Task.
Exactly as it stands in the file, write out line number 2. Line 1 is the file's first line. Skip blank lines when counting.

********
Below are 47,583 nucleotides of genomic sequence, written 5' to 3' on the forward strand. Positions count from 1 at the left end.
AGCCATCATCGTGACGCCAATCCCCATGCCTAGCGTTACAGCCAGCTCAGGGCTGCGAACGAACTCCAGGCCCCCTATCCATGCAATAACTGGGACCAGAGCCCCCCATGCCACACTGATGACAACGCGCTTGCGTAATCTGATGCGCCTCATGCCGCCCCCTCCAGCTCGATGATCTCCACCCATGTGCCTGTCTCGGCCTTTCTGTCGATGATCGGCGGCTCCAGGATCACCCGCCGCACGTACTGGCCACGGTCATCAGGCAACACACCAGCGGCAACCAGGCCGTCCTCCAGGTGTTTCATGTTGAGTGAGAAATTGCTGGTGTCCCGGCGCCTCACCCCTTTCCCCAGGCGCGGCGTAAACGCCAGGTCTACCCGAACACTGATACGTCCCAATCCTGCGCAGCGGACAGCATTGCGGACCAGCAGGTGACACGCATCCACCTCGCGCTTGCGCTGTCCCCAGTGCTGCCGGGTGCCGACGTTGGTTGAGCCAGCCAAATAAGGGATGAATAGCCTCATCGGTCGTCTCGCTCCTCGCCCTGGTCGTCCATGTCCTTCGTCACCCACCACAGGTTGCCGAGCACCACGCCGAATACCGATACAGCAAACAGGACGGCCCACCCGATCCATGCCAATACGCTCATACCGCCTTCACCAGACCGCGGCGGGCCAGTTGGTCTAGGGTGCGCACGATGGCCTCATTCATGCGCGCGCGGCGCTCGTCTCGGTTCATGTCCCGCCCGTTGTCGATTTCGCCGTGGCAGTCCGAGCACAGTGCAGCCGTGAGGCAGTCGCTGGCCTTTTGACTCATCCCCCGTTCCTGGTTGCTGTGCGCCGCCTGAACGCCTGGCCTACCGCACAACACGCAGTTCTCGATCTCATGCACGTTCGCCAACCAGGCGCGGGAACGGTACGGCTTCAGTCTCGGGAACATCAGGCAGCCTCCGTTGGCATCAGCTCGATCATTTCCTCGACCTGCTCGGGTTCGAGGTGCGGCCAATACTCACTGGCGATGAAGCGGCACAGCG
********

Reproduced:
AGCCATCATCGTGACGCCAATCCCCATGCCTAGCGTTACAGCCAGCTCAGGGCTGCGAACGAACTCCAGGCCCCCTATCCATGCAATAACTGGGACCAGAGCCCCCCATGCCACACTGATGACAACGCGCTTGCGTAATCTGATGCGCCTCATGCCGCCCCCTCCAGCTCGATGATCTCCACCCATGTGCCTGTCTCGGCCTTTCTGTCGATGATCGGCGGCTCCAGGATCACCCGCCGCACGTACTGGCCACGGTCATCAGGCAACACACCAGCGGCAACCAGGCCGTCCTCCAGGTGTTTCATGTTGAGTGAGAAATTGCTGGTGTCCCGGCGCCTCACCCCTTTCCCCAGGCGCGGCGTAAACGCCAGGTCTACCCGAACACTGATACGTCCCAATCCTGCGCAGCGGACAGCATTGCGGACCAGCAGGTGACACGCATCCACCTCGCGCTTGCGCTGTCCCCAGTGCTGCCGGGTGCCGACGTTGGTTGAGCCAGCCAAATAAGGGATGAATAGCCTCATCGGTCGTCTCGCTCCTCGCCCTGGTCGTCCATGTCCTTCGTCACCCACCACAGGTTGCCGAGCACCACGCCGAATACCGATACAGCAAACAGGACGGCCCACCCGATCCATGCCAATACGCTCATACCGCCTTCACCAGACCGCGGCGGGCCAGTTGGTCTAGGGTGCGCACGATGGCCTCATTCATGCGCGCGCGGCGCTCGTCTCGGTTCATGTCCCGCCCGTTGTCGATTTCGCCGTGGCAGTCCGAGCACAGTGCAGCCGTGAGGCAGTCGCTGGCCTTTTGACTCATCCCCCGTTCCTGGTTGCTGTGCGCCGCCTGAACGCCTGGCCTACCGCACAACACGCAGTTCTCGATCTCATGCACGTTCGCCAACCAGGCGCGGGAACGGTACGGCTTCAGTCTCGGGAACATCAGGCAGCCTCCGTTGGCATCAGCTCGATCATTTCCTCGACCTGCTCGGGTTCGAGGTGCGGCCAATACTCACTGGCGATGAAGCGGCACAGCG